An A record is the main DNS record that directs a domain or a subdomain to an IPv4 address.

In the DNS Zone Editor, there are two default listings: one for the domain’s ftp subdomain and another for the main domain, represented by the @ symbol.

For example, using the domain loremipsum.com, these records will direct both ftp.loremipsum.com and loremipsum.com to the IP address 000.0.000.00.

To point the domain or its subdomains to a different IP address, simply add a new A record in the Manage DNS Records section. Here are the fields you need to fill in:

  • Type. The type of DNS record you want to create.
  • Name. Use @ to point the main domain to another IP address or enter a subdomain name.
  • Points to. Enter the IP address that your domain or subdomain should resolve to.
  • TTL (Time to Live). Specifies how long the DNS resolver should cache the query for this domain. Most hosting providers typically set this to 14400 seconds (4 hours).

After completing these fields, click Add Record to create the entry.

What Is a CNAME Record?

A CNAME, short for Canonical Name, record lets you make one domain or subdomain an alias of another domain.

For instance, if your website uses the domain loremipsum.com, you might want visitors who type www.loremipsum.com also to reach your site. The CNAME record makes this possible by pointing www.loremipsum.com to loremipsum.com.

When adding a new CNAME record, instead of entering an IP address in the Target field, you will enter the main domain name, as shown below:

If the IP address of the main domain changes in the A record, the CNAME records will automatically update to reflect this change.

What Is an MX Record?

An MX record, short for Mail Exchanger, specifies the mail server responsible for receiving emails sent to your domain. By default, Hostinger domain clients use the following MX records:

mx1.hostinger.com

mx2.hostinger.com

These records appear in the DNS Zone Editor as shown below:

If you wish to use a third-party email hosting service, you need to remove these MX records and add new ones provided by your email service. Besides Name and TTL, you need to fill in the following fields:

  • Mail server. The address of the server that will receive the emails.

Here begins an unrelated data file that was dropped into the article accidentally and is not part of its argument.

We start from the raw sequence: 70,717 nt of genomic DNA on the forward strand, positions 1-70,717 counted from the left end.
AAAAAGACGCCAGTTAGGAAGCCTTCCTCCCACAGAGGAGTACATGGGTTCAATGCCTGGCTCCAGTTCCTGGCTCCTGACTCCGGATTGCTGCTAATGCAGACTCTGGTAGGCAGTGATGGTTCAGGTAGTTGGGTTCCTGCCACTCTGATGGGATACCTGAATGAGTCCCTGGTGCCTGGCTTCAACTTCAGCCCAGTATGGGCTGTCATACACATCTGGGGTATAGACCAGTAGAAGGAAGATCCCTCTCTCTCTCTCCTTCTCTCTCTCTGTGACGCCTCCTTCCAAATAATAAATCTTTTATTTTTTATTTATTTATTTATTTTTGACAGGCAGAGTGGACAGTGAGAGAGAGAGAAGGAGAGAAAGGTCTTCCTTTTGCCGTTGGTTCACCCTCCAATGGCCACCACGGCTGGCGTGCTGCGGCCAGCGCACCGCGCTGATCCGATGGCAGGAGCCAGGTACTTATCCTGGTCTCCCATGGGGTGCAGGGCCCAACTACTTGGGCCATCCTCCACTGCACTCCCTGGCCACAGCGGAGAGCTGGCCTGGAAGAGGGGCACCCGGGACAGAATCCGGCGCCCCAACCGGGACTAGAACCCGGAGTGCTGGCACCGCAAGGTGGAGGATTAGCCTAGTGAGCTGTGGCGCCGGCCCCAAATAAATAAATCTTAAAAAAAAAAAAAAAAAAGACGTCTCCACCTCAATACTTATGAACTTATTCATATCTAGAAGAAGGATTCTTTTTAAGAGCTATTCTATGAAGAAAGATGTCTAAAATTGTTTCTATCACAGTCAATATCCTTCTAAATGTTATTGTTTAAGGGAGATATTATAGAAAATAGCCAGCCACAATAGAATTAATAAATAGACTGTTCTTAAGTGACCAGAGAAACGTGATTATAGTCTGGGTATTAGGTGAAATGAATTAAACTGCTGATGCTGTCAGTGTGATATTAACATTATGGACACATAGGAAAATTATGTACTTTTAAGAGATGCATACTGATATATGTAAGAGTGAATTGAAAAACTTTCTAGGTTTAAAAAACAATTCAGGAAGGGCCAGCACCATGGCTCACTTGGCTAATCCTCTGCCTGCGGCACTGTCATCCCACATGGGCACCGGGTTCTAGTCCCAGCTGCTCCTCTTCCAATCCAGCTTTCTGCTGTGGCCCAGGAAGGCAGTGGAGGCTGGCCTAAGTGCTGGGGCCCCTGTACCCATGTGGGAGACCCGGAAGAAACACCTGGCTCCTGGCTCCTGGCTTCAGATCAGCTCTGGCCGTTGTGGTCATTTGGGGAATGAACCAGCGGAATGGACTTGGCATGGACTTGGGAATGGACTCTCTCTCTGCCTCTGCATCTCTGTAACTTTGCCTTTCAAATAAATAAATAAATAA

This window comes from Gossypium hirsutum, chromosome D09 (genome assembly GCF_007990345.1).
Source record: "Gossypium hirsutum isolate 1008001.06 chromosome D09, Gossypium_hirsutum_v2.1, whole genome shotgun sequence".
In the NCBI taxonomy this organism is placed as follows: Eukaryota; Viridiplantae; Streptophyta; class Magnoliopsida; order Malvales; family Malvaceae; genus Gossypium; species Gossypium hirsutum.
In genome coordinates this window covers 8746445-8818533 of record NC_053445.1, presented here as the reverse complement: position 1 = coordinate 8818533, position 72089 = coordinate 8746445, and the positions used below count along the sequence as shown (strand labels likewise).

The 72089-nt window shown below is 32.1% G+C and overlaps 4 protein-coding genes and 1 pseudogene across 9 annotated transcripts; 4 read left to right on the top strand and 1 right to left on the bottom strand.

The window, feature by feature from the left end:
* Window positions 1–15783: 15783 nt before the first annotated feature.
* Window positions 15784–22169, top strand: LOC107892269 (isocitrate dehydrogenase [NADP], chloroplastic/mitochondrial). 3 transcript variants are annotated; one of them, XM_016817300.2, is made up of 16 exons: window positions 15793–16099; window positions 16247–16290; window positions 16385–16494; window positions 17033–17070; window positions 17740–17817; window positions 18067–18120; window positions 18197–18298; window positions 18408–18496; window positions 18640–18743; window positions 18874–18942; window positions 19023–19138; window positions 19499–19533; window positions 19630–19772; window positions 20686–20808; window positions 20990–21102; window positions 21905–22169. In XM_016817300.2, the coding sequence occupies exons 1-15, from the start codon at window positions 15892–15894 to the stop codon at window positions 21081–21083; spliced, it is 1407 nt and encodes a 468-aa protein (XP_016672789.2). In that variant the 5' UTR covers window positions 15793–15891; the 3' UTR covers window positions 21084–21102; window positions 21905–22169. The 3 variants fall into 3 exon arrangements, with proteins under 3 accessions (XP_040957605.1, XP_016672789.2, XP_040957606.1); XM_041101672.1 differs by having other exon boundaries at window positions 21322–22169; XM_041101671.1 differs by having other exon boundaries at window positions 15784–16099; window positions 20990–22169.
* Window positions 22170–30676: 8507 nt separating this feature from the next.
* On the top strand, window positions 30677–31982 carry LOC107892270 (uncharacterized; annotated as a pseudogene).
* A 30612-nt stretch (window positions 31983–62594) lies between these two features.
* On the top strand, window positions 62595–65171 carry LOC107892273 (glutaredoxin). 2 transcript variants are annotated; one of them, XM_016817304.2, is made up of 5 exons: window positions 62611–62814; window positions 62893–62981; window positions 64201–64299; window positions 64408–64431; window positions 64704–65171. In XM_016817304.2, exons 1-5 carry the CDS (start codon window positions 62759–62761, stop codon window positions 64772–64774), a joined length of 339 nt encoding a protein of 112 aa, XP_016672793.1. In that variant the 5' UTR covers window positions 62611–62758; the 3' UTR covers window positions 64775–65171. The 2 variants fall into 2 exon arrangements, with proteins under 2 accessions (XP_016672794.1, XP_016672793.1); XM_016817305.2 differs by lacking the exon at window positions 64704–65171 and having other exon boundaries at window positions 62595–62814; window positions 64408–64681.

• Priority. Indicates which mail server to use first. A lower number represents a higher priority.

Important! You can only use one email provider per domain name at a time. Ensure you only have one MX record per domain. If you are using different email providers for the main domain and subdomain, make sure to correctly use the Name section in the DNS zone.

Here is an example of an MX record using one of Google Workspace’s mail servers:

What Is a TXT Record?

A TXT record is a DNS entry that contains text information about a domain that is readable by external parties.

Common examples of TXT records include Sender Policy Framework (SPF) and DomainKeys Identified Mail (DKIM). Website owners use these to secure email exchanges from spoofing or phishing attempts. Google also uses TXT records for domain verification purposes.

The SPF TXT record specifies the IP addresses or hostnames authorized to send emails on behalf of a domain. The DKIM TXT record adds cryptographic signatures to emails to verify they come from a trustworthy source.

A domain can have multiple TXT records for various purposes but should only have one SPF and one DKIM record.

Hostinger’s DNS Zone Editor includes an SPF TXT record by default. It uses the v=spf1 tag within the TXT value, as shown here:

Example of a TXT record

To add a new TXT record, follow the same steps as other entries. Use @ for the main domain or enter the subdomain’s name in the Name field, depending on the purpose of the information. For a DKIM record, include the selector name along with _domainkey.

Instead of a Points to field, a TXT value field will appear where you need to input the required information.

Below is an example of what the fields should look like when adding a new DKIM TXT record:

What Is an AAAA Record?

An AAAA record functions similarly to an A record, but it points your domain to an IPv6 address instead of an IPv4 address.